Vanessa Friedman of Financial Times today exemplified the kind of fashion-angled thinking I have always championed, but which meets with vivid criticism whenever expressed in public:
The news: The organisers of Milan fashion week have during the event offered visitors the chance to (yawn) Go Green via an initiative to bike sharing.
Beautiful attempt at turning the Industry of Unethical Behaviour into something appealing in terms of sustainability, yes.
But Friedman appears to be the only one to see the obvious problem: Milan is perhaps the capital of the world when it comes to heels worn per capita - and as she points out, feet like the ones illustrated are no where near likely to be seen pressing pedals.
Now, to me, this is a relief. If not else, then merely for sake of terribly satisfying, feminist-for-the-fun-of-it discussion; an opportunity to rant about how simple it is to see that the world is fundamentally designed by Men, for Men.
For up until now, my example of cobblestones has been my only piece of reference. - Surely, covering the streets with uneven stones with irregular gaps exactly the size of stiletto-gulping mini canyons was the idea of a man; followed through only because no woman was sitting in on the board of city planning that Godforsaken morning.
Now, question is - and I strongly suspect it is so - whether a man came up with the idea of Fashionistas On Bikes (or Le Fashioniste Con Bicicletti, which undoubtedly sounds more attractive right away).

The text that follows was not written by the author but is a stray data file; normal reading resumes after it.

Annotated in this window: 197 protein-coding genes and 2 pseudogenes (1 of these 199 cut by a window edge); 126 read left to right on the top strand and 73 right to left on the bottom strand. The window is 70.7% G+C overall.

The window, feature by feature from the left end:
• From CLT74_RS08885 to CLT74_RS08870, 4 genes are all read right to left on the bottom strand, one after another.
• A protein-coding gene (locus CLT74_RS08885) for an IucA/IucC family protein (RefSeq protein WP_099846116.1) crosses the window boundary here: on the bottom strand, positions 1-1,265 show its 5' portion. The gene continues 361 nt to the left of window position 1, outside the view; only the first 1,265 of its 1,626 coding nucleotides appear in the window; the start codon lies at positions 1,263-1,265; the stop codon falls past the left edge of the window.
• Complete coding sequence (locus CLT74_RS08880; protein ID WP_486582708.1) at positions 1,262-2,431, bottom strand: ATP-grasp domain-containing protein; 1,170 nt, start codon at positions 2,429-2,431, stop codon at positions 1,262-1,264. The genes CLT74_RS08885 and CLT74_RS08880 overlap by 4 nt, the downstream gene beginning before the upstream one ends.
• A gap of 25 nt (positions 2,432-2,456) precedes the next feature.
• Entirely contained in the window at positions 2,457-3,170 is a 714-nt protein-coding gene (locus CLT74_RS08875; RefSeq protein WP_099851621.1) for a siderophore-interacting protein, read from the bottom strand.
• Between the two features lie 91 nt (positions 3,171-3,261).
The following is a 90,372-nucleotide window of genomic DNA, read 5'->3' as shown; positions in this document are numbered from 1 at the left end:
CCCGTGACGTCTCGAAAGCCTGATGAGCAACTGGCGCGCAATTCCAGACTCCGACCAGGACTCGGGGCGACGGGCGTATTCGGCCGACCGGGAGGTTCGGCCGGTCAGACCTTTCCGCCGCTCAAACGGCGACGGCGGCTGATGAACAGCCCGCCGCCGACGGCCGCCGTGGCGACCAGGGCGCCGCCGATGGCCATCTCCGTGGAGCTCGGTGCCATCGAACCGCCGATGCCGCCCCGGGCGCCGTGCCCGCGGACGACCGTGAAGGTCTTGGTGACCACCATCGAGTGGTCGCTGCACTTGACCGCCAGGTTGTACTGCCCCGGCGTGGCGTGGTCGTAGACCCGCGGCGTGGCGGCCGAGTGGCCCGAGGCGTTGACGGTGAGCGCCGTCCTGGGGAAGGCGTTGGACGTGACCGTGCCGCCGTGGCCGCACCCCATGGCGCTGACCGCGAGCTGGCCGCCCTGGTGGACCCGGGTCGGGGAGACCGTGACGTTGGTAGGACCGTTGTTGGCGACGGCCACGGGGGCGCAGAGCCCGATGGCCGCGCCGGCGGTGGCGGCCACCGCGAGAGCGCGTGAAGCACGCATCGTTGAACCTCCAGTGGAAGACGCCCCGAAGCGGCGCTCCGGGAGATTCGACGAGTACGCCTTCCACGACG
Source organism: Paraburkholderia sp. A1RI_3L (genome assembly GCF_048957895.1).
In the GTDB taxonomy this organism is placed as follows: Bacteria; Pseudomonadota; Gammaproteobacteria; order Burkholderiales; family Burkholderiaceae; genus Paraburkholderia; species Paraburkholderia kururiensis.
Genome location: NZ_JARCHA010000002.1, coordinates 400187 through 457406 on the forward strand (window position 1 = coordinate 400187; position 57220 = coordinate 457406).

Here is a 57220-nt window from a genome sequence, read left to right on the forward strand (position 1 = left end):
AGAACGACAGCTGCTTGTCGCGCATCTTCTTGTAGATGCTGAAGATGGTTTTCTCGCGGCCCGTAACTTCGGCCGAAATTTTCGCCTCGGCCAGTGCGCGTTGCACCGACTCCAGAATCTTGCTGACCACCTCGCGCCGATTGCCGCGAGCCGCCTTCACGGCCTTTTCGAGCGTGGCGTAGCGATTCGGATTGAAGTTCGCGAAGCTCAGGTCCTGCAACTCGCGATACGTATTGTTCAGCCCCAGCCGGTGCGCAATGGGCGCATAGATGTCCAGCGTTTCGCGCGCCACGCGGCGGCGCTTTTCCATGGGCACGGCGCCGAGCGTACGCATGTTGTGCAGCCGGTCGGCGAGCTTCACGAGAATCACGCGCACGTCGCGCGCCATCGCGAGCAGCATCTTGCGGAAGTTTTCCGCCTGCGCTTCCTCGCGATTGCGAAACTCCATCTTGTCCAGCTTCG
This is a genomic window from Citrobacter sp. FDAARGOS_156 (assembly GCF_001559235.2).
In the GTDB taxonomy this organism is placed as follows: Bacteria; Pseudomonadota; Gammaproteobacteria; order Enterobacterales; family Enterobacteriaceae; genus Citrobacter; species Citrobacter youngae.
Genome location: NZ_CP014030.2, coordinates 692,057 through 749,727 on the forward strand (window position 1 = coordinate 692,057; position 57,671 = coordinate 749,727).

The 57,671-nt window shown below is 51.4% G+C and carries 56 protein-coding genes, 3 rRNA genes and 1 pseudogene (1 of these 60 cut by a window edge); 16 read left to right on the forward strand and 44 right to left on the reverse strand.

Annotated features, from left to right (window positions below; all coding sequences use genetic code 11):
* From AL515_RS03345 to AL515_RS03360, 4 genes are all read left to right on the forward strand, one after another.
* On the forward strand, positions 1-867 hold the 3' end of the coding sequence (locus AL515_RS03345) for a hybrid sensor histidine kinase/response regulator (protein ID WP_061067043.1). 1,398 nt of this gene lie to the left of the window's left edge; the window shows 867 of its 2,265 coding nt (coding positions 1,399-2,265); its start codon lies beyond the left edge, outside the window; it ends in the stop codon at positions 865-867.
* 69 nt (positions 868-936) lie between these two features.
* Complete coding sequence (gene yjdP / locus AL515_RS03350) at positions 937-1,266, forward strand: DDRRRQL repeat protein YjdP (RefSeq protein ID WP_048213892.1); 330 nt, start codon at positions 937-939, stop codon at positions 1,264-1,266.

If not, then it sure as deathandtaxes was not a stiletto-wearing woman. ..In which case one may wonder; should we have dived in backstage of (do click) Marni or of Missoni to find the guilty Fan of Flats?
One of Sweden's leading magazine titles for the grown woman, Tara, features Evelina on a typical CBO Style Coaching / Shopping trip to London.
Penned by top journalist Lotta Svedberg, the article features Evelina's top tips for hair, beauty, shopping and eating in London - including some invaluable insider hints amid the city's long-saturated vintage offering..
Striking the perfect balance between late 50s femininity and the loss-of-all-logic, but surprisingly flattering hair aesthetic courtesy of the 60s, Renu Kashyap (fashion) and Irena Ruben (hair & makeup) style Marloes Horst into the epitome of perfect everyday style.
(Photo courtesy of Jackie Magazine, republished on FashionGoneRogue.com)
'Perfect' in the sense that the high waist, when worked on simple garments like this, survives even the most low-rise eras and street-insipired trend phases. And 'perfect everyday', for this is classic with a twist in a bombnutshell.